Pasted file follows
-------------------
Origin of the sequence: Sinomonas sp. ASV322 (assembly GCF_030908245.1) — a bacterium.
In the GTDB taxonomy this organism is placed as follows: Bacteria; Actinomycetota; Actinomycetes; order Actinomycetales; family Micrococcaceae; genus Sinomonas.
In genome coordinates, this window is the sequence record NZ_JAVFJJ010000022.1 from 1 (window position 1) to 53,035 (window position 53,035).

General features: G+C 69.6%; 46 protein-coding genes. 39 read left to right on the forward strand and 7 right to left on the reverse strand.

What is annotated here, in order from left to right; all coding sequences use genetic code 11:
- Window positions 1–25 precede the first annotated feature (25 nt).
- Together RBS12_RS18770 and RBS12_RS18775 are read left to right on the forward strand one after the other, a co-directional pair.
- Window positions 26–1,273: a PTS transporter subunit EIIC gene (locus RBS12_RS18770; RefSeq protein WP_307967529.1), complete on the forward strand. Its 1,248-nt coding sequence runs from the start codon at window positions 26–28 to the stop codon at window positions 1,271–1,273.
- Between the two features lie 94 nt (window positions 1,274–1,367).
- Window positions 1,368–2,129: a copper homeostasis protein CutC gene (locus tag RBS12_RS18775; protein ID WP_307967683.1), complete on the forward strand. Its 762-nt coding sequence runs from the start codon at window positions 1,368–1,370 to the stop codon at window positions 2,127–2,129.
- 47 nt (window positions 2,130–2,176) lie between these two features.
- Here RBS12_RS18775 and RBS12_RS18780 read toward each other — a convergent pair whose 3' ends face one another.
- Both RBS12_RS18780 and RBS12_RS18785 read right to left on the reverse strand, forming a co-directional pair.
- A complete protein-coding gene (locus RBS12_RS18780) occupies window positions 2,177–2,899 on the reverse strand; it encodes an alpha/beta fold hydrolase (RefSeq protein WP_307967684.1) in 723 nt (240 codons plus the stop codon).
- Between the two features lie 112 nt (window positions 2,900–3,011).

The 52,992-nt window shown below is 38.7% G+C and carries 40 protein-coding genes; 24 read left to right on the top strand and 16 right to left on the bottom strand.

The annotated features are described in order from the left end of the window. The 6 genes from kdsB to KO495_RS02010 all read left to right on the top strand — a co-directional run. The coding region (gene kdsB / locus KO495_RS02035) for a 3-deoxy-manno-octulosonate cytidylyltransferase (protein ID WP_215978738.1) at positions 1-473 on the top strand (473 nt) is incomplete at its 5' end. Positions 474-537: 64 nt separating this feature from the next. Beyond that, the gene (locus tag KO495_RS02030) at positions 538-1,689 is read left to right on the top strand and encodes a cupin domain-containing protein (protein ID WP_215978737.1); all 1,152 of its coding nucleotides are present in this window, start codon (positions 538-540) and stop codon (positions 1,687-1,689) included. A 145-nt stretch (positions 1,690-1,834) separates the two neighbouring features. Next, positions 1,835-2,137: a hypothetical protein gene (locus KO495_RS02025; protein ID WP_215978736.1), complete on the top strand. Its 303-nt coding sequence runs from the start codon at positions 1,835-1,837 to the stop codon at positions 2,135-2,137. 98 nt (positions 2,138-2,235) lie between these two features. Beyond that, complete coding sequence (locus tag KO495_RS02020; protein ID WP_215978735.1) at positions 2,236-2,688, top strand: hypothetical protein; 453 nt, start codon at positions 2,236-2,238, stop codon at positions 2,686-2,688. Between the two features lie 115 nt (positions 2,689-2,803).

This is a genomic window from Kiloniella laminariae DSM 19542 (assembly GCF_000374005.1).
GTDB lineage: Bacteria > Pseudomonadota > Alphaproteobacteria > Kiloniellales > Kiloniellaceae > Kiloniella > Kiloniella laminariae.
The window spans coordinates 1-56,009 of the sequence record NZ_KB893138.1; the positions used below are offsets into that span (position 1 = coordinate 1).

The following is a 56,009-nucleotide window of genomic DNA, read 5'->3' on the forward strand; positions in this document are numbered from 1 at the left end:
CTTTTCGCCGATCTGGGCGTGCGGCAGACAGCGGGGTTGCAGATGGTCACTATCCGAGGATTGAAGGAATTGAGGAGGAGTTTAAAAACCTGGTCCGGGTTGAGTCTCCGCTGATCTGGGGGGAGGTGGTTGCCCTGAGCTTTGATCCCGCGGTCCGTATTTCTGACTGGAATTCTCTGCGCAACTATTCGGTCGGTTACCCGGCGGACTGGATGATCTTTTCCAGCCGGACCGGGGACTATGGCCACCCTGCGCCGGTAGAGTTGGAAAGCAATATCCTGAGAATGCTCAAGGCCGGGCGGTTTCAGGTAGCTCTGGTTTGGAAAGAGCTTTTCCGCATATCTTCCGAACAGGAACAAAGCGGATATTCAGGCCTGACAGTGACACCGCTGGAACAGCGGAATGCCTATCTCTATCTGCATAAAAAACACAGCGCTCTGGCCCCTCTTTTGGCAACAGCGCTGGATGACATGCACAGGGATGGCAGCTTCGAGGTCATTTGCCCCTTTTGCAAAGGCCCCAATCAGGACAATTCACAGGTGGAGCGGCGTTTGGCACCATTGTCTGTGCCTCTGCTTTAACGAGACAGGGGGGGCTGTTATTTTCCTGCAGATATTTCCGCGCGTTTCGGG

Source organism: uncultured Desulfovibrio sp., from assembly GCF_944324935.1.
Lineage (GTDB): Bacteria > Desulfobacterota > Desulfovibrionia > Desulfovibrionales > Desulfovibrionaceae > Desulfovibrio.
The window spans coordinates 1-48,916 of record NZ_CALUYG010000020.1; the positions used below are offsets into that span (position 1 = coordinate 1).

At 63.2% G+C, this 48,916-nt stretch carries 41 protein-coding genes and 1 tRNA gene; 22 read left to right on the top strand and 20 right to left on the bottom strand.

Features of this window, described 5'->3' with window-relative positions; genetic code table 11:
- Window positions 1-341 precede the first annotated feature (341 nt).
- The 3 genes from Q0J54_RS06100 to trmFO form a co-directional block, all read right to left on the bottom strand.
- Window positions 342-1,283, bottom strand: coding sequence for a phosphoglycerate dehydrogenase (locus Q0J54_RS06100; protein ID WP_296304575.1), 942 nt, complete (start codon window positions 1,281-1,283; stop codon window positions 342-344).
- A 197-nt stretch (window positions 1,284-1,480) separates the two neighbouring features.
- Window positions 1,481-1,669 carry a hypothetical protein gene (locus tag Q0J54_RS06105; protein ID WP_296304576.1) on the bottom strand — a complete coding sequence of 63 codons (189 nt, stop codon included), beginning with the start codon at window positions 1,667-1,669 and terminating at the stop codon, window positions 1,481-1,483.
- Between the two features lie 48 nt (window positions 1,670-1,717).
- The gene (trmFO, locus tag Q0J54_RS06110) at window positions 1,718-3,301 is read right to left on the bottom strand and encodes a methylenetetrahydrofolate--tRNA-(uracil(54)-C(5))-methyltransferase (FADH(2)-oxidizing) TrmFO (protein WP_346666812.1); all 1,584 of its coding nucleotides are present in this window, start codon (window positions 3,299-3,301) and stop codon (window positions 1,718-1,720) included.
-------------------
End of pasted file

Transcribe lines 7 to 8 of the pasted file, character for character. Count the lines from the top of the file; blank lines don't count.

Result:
- Together RBS12_RS18770 and RBS12_RS18775 are read left to right on the forward strand one after the other, a co-directional pair.
- Window positions 26–1,273: a PTS transporter subunit EIIC gene (locus RBS12_RS18770; RefSeq protein WP_307967529.1), complete on the forward strand. Its 1,248-nt coding sequence runs from the start codon at window positions 26–28 to the stop codon at window positions 1,271–1,273.